Spotlight on Sex Work

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Canadian sex industry
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From the Canadian Factbook on Global Sexual Exploitation:Prostituted women are 60-120 times more likely to be murdered than the general public. (Research by Dr. John Lowman, Paul Dillon, "Life On The Streets in Dangerous," Surrey Leader, 17 May 1998) —Murders of prostitutes in Vancouver are rising: 1960-1977 1; 1978-1980 4; 1981-1985 12; and 1986-1995 60. (Jon Lowman, Greg Middleton, "Law Blamed for Hooker Murders," The Province) —Women and children in street prostitution comprise one third of the 1,500 people in the sex industry in Montreal. (Police estimates. "Prostitutes protest police sweep" Montreal Gazette, 23 June 1998)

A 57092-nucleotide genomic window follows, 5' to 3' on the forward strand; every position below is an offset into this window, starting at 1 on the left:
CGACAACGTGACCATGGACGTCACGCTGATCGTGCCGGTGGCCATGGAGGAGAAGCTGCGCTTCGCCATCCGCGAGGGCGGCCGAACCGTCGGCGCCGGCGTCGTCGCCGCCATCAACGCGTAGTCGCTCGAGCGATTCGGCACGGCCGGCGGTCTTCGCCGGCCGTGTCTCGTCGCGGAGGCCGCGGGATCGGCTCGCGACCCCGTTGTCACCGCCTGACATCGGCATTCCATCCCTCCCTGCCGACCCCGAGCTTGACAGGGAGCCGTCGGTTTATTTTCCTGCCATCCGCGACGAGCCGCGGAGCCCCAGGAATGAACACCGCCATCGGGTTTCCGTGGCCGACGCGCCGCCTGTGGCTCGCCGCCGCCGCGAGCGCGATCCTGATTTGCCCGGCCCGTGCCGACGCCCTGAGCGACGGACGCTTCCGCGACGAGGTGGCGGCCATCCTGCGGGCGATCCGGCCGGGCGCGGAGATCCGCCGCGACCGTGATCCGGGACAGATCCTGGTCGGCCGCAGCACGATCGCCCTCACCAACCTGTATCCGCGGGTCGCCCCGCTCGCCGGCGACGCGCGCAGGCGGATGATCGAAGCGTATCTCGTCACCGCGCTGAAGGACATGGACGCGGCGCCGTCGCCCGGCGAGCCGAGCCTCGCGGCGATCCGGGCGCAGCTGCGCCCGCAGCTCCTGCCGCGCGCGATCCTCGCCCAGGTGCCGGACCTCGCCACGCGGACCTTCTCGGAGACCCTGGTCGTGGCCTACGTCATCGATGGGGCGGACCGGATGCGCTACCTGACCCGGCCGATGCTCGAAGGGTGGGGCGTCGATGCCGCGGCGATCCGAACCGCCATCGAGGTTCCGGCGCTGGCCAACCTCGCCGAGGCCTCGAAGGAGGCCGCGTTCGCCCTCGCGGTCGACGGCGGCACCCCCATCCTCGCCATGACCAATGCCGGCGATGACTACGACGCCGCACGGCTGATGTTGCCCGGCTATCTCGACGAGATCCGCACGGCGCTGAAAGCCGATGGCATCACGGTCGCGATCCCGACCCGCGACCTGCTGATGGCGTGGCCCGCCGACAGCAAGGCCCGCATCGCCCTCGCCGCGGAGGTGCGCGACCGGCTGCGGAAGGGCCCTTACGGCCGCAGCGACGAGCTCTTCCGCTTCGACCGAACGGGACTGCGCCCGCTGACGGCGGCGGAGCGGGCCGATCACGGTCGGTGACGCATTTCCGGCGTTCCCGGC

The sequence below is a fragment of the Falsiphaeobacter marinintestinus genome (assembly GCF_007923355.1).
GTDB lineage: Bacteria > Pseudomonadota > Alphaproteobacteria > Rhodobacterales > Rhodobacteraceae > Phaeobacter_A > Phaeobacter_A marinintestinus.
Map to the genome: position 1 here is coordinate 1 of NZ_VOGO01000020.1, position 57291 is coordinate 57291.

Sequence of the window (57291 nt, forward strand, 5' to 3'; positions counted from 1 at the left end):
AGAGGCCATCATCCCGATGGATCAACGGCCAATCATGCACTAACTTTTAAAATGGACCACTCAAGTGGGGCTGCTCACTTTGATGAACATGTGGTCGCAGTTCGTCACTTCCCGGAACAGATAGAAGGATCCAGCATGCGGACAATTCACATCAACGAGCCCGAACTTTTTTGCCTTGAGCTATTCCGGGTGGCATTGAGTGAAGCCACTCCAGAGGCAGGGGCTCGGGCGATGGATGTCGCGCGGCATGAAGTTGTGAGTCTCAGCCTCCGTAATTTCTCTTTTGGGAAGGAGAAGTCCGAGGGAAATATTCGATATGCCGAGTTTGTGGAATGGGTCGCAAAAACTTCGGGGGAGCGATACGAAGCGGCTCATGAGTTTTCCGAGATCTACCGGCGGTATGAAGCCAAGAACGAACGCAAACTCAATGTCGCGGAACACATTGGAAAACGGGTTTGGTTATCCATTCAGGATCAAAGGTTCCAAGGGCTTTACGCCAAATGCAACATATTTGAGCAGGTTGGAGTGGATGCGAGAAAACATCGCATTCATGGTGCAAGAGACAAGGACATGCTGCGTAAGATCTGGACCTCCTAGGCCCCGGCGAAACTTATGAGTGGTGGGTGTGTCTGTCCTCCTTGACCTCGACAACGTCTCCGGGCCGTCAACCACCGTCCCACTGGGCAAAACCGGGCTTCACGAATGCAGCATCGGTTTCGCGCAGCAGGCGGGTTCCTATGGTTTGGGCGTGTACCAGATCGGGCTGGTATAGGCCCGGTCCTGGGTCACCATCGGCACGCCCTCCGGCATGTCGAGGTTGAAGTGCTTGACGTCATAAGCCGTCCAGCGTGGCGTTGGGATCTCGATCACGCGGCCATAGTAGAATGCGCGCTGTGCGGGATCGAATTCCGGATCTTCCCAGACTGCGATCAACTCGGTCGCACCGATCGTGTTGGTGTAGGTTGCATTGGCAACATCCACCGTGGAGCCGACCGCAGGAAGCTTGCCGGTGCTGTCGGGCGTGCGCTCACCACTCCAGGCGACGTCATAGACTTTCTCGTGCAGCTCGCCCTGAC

There are 10,000 prostitutes in the Greater Toronto Area, and more than 4,000 women are in the escort trade. One hour costs a minimum of $150, with half usually going to the agency. Women escorts are "busiest" during corporate conventions held in the area. A recent trend is for women to operate as "independents" that book their own dates and run ads on the Internet. (Detective Mark Marple of Peel Region Police Nick Pron, "Dating Services Bring Boom Times to Prostitution," Toronto Star, 1997) —Seventy to 80 percent of those involved in the Canadian sex industry began as children. And 80 to 95 percent are fleeing sexual abuse that usually began at home. (Kimberly Daum, "Sexually Exploitated Children in Canada: The Law is Not on Their Side," Opinion/Essays, 17 October 1996) —In Canada, the escort industry takes in an estimated $500 million annually. (Toronto Star investigation, Nick Pron, "Dating Services Bring Boom Times to Prostitution," Toronto Star, 1997) —Hundreds of children under 17 years old work in the sex industry in Vancouver. Middle-aged male buyers are increasingly seeking girls as young as 11. The police are not trusted by the children, who have targeted them for arrests rather than the perpetrators. (Child advocates, Mark Clayton, "To Curb Vancouver’s Big Trade in Child Sex, Police Nab ‘Johns’," Christian Science Monitor, 1997) —Children in prostitution are criminally charged 59 times more often than are the male buyers in Vancouver. In six years, only 6 men were charged in Vancouver for buying children in prostitution. Two were convicted. During the same time period, 354 children were charged for involvement in prostitution. (Vancouver: Predator and Pedophile Paradise, a study by John Turvey, executive director of Downtown Eastside Youth Activities Society, Mark Clayton, "To Curb Vancouver’s Big Trade in Child Sex, Police Nab ‘Johns’," Christian Science Monitor, 1997) —Under a new program in Vancouver, Canada, 30 percent of first time offenders of solicitation for prostitution are eligible to attend the "john school" instead of prosecution. This proposal seeks to curb male solicitation before it becomes repeat behavior. Men will pay Canada $400 to attend the "school" instead of a fine. (Shane McCune, "Police board Oks ‘john school’ idea," Vancouver Province, 26 June 1998)



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